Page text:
While I observed, wide-eyed, everyone went about his business with the facility of someone who has done it all before a hundred times over--the pilot and co-pilot, Lowell Genzlinger, the flight engineer, the navigator, the weather experts. Everyone.

Calming effect
Their efficiency had a calming effect and the first half-hour or so, as we headed northeast to investigate and report on the details of Hugo's size and power, was no rougher than any commercial flight I've been on.

But then the sky began to close in with heavy, dark clouds and the 14-year old turboprop plane began to take the kind of buffeting it must have done several times during similar sorties.

The crew treated it all as a matter of course, getting on with their duties, checking radar and charts, communicating their information to headquarters in Miami, doing the other chores that seemed to keep everyone busy.

My notebook tells me we caught up with Hugo at 1:28 pm. For the next hour or so, I wondered why we ever tried--and I got the distinct impression almost everyone aboard wondered that too.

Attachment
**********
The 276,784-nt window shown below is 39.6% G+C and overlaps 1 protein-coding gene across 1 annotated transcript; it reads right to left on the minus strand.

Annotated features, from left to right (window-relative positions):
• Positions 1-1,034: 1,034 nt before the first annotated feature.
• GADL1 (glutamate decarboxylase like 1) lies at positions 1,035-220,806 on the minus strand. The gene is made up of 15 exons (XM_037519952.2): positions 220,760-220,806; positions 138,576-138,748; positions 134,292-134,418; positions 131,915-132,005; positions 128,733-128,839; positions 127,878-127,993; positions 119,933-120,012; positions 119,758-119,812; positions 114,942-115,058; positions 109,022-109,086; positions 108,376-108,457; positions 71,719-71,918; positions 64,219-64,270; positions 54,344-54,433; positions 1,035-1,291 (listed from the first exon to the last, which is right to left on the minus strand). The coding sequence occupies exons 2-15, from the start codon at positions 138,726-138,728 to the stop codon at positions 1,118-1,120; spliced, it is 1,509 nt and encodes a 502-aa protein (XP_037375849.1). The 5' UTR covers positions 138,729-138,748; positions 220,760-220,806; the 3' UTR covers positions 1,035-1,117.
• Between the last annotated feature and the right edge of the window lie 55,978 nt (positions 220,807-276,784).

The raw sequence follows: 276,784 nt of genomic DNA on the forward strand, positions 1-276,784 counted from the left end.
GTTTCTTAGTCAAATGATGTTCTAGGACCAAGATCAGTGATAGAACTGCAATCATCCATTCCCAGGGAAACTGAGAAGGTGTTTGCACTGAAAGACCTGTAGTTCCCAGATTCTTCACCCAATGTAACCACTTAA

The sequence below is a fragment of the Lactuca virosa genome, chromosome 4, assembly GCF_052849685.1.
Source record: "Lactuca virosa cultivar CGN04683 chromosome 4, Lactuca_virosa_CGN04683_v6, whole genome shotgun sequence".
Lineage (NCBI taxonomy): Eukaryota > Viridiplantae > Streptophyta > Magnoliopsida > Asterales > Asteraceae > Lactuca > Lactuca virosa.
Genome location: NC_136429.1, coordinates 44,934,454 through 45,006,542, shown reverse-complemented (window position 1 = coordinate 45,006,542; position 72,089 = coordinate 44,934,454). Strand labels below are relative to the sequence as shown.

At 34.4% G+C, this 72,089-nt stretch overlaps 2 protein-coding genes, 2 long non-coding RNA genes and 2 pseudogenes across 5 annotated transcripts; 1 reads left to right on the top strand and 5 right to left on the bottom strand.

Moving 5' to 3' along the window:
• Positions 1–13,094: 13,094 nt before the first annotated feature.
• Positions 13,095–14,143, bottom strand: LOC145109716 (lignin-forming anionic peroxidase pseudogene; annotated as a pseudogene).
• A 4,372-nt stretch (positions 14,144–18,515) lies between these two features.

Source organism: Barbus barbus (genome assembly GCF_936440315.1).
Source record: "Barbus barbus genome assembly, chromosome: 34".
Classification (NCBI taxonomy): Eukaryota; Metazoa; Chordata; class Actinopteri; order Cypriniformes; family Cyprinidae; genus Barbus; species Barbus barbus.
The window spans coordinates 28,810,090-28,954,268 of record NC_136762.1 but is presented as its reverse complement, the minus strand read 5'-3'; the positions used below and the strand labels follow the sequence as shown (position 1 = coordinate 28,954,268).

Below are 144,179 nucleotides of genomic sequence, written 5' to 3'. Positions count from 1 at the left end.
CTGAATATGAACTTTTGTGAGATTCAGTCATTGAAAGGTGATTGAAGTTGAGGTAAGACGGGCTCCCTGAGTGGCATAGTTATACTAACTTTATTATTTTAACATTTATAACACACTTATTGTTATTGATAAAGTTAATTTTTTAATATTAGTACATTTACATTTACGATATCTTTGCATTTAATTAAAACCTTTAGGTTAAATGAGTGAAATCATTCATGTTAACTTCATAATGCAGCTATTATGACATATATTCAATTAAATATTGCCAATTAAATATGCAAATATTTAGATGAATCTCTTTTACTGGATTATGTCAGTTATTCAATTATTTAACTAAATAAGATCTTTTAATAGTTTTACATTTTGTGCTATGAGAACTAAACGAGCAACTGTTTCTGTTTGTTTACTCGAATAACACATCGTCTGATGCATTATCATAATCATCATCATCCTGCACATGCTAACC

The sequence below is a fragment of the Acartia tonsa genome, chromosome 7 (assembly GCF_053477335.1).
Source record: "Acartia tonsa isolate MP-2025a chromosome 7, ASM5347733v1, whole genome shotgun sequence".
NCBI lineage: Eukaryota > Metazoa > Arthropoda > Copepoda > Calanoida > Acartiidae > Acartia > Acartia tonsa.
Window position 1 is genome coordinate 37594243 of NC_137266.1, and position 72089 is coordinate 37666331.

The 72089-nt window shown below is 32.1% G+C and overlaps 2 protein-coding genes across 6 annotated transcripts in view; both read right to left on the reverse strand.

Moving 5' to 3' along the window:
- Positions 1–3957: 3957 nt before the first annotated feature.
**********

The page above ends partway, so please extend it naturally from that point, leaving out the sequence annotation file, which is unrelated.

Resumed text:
We were surrounded by clouds a dark gray, almost blue, color. The rain pelted down on the fuselage with an intensity that was deafening, like torrential rain on a galvanized roof and with a force that, it was later discovered, burst a small hole in the roof of the fuselage. When it was visible, the sea was almost black, like bubbling tar.

The computer print-out that had registered the wind speed from the time we took off peaked at 185 mph around this time.